- We don’t duck reality here at Hogs Haven. As we inch closer to the beginning of the 2018 season, we also inch closer to what at least feels a little like that monster at the end of the book that Grover has been warning me about for decades. For Jay Gruden and the Washington Redskins, the monster has been at the beginning of the book. At 0-4 in season openers under Jay, the Redskins have been losing to that monster. Granted, two of those seasons saw winning records (you know how I feel about ties), but getting off to an 0-1 start four straight years can’t be the best way to go about it. As I name my “pivotal moment of the 2018 schedule” (patent pending), I just can’t help but think it is coming sooner this year than I have typically seen it.
- My goal today is to introduce a few topics that we can get some discussion around and take to the show tomorrow night in the basement. It is somewhat foolish to even wonder if winning the opener is really that big of a deal—it is. When you only get sixteen chances to bring home a win, every one matters. On that front, here is a question that touches a topic we bring up every winter: when are the most important regular season games played? I think we can dispense with some of the more simplistic answers to this question—we know our schedule and we know (for the most part) the personnel we will face. Think of this in two parts: a) when do you most want be “hot?” and b) when do you most need to be “hot?” Maybe the answer is the same. (Also, this would be a great time to section off a three or four game stretch that you think is the most important one of the year.)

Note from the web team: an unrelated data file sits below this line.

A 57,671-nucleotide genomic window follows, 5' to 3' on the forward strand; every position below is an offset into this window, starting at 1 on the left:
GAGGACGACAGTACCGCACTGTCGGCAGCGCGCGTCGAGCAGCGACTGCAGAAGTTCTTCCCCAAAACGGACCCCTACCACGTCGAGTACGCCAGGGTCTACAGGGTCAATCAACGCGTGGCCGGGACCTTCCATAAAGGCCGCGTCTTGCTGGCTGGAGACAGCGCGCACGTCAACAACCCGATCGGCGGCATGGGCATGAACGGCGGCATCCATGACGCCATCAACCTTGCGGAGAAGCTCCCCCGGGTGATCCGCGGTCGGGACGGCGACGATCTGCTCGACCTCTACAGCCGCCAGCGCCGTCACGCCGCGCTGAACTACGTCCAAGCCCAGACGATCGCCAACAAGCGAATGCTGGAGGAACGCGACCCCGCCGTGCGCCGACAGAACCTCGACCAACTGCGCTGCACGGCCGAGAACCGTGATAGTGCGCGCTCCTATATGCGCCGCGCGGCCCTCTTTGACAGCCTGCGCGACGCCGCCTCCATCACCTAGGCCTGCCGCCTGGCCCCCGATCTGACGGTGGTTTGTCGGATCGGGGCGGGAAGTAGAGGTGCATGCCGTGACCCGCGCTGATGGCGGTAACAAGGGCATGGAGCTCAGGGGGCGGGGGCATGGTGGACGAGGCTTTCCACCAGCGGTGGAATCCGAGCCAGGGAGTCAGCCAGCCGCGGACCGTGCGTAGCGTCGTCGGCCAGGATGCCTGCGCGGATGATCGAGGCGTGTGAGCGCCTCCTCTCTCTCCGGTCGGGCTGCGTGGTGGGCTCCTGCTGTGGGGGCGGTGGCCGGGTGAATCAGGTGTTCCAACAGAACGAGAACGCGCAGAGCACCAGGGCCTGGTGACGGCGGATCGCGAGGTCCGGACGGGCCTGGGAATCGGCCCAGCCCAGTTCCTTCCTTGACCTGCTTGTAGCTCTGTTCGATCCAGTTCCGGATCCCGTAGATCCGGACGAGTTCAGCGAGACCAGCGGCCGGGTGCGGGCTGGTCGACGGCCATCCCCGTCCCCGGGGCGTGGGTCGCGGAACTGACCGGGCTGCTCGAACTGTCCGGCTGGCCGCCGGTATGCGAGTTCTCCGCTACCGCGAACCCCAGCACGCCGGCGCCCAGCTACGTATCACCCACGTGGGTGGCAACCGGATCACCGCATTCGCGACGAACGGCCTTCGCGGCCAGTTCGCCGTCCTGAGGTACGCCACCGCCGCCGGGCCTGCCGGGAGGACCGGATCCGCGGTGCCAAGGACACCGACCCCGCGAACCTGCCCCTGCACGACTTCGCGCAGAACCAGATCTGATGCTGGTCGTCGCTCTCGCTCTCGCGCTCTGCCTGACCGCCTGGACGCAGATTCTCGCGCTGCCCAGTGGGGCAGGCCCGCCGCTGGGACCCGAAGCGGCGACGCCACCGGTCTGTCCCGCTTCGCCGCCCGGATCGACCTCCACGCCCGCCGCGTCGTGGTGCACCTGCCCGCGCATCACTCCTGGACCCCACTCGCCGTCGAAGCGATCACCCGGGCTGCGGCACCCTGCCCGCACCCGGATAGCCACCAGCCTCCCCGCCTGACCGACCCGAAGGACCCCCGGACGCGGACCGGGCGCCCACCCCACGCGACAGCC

- This begs the question: what kind of team have the Redskins put together? We are clearly not returning champs looking to pick up where we left off after a big season. These kinds of teams are generally capable of collecting 10 or 11 wins regardless (irregardless, even) of whether or not they win the opener. You might even say these kinds of teams (think New England Patriots) are capable of “giving one away” and recovering well enough. No...the Redskins are not this kind of team. Washington can’t afford to give a single thing away (except second round picks, which are given out at Halloween instead of candy at Redskins Park).
- It probably bears mentioning that this conversation isn’t about when we would choose to lose a game. We would choose never. It isn’t about which games we would choose to win. We would choose them all. For the purpose of this conversation, try and imagine that the Redskins won’t be going undefeated this year. I know...difficult. The point is that the NFL season is a minefield that teams have to navigate. Some teams can survive hitting a mine early. Most can’t survive hitting one late. To the casual observer, it almost seems like the Redskins are actively seeking these mines every year and doing jumping jacks on top of them. Assuming for a moment that Jay Gruden has improved his minesweeping abilities, is this Redskins team built to survive early losses?